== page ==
The Truth About 4.9 GHz for Citywide CCTV Systems

So you are going to use 4.9GHz huh!

I often ask myself this question when designing a citywide surveillance solution. My experience working with 4.9 in various deployments has not been the most pleasant. The obvious answer for me is NO, and Sometimes. Let me explain what I mean by this statement.

In comparison 4.9 GHz as well as 5 GHz frequencies have the least amount of utilization than 2.4GHz. Most private homes and small businesses use 2.4Ghz predominantly because hardware for 4.9 and 5.0Ghz was reserved for enterprise specialized hardware and applications. Over the last 5 years I have seen an increase in the use of 5 GHz and 4.9, mostly because the hardware has become more accessible. 4.9 GHz is reserved for public safety, fire and.gov (dot gov) applications so the hardware for this frequency is still out of reach of the general public.

So if the hardware is not readily accessible to everyone then shouldn’t 4.9 be pretty much open? The short answer to this question is yes, it should be but it’s not. Here is the problem with 4.9 GHz. Before I get into my explanation I need to explain the structure of the frequency. I will start with the 5 GHz first.

Lest Start with the easy stuff 5 GHz

I am going to attempt to keep this topic very modest. A frequency like 5 GHz is actually referring to a group of numbers that are in the five thousand megahertz (5000Mhz) range of the radio frequency spectrum. These numbers are known as channels. Channels on a wireless signal work pretty much the same as the general concept of channels on a TV. For example on your TV each channel takes you to a different program. You don’t know what’s on the other channels until you turn to it. It is total isolated from other channels. In Wireless the concept is the same. Channels represent a unique frequency, but just like a TV everyone has access to the same available channels.

The 5 GHz frequency band is comprised of four bands. These bands are 5.1 GHz, 5.3 GHz, 5.4 GHz and 5.8 GHz. Combined the bands have a total of 24 channels with each channel at 20 MHz bandwidth. This means that 24 channels on the 5 GHz frequency band has a bandwidth (Big Pipe) of 20MHz each. This makes the 5 GHz band very suitable for video over wireless.

But 4.9 GHz Also has 20 MHz, right?

On the other hand 4.9 GHz has very little similarities to 5 GHz. First difference is 4.9 GHz is the public safety band. Meaning it is a license band and only to be utilize by public safety agencies. You must apply on the FCC website if you are not public safety but wish to use the frequency. Here is what really confines the usability of 4.9 GHz for building an entire video wireless network. You may not understand the hertz and bertz and so forth just pay close attention to the number. Numbers don’t lie. The 4.9 GHz band is limited to 50 MHz with only 2 standard, independent channels of 20 MHz. Let’s compare this to the 5 GHz that has 24 channels at 20 MHz each. See the similarities, I think not.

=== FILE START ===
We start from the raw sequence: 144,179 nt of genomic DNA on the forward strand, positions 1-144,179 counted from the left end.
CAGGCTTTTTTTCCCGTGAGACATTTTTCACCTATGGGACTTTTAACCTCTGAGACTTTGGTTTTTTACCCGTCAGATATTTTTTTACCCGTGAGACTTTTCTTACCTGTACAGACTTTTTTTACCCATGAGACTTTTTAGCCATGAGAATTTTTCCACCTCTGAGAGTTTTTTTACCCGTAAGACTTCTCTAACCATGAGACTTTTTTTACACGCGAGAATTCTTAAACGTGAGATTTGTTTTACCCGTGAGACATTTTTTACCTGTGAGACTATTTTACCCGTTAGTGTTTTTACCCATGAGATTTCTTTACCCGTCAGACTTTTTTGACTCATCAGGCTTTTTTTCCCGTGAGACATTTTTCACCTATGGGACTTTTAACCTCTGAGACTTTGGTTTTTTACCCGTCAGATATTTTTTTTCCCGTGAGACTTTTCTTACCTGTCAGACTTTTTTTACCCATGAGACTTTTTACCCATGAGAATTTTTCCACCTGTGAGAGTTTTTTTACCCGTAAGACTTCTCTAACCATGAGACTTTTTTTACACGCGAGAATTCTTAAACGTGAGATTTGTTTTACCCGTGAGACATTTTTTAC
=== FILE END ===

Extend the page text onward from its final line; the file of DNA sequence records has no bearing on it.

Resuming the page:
So how do you deploy a citywide CCTV system using 4.9 GHz when it is limited to only 2 channels at 20 MHz? The only option is alternating your frequency, which translates to a very short game of Tic, Tac, Toe, to avoid causing yourself a complicated troubleshooting session. Eventually you will step on yourself, which is a very technical term meaning create your own interference.

OK, so should I use 4.9 in my design?

The reason 4.9 GHz, in my opinion, is not suitable for a citywide CCTV system is the lack of independent 20 MHz channels. What the FCC has done to the 4.9 GHz band is to stretch it out to allow more than two systems to utilize it. The band is fragmented in to smaller pieces. You can select to use 20 MHz (Default), 10 MHz or 5 MHz channels. The 10 MHz band allows for four (4) independent channels and the 5 MHz band allows for 10 independent channels. So what’s the problem, it appears we have plenty of channels to work with! Wrong. All it takes is for someone else, not you, to be utilizing the 20 MHz channel. Which if you recall is the full spectrum of the 10 MHz and 5 MHz channels. 4.9 GHz uses a smoking mirror technique to appear to have more available channels to operate on than it really has. The technique is referred to as channel fragmentation.

In a citywide CCTV deployment 4.9 GHz has its place. An experienced consultant, designer or integrator should have a strong background in wireless deployments and building networks. Only with experience will they know to best utilize the 4.9 GHz band.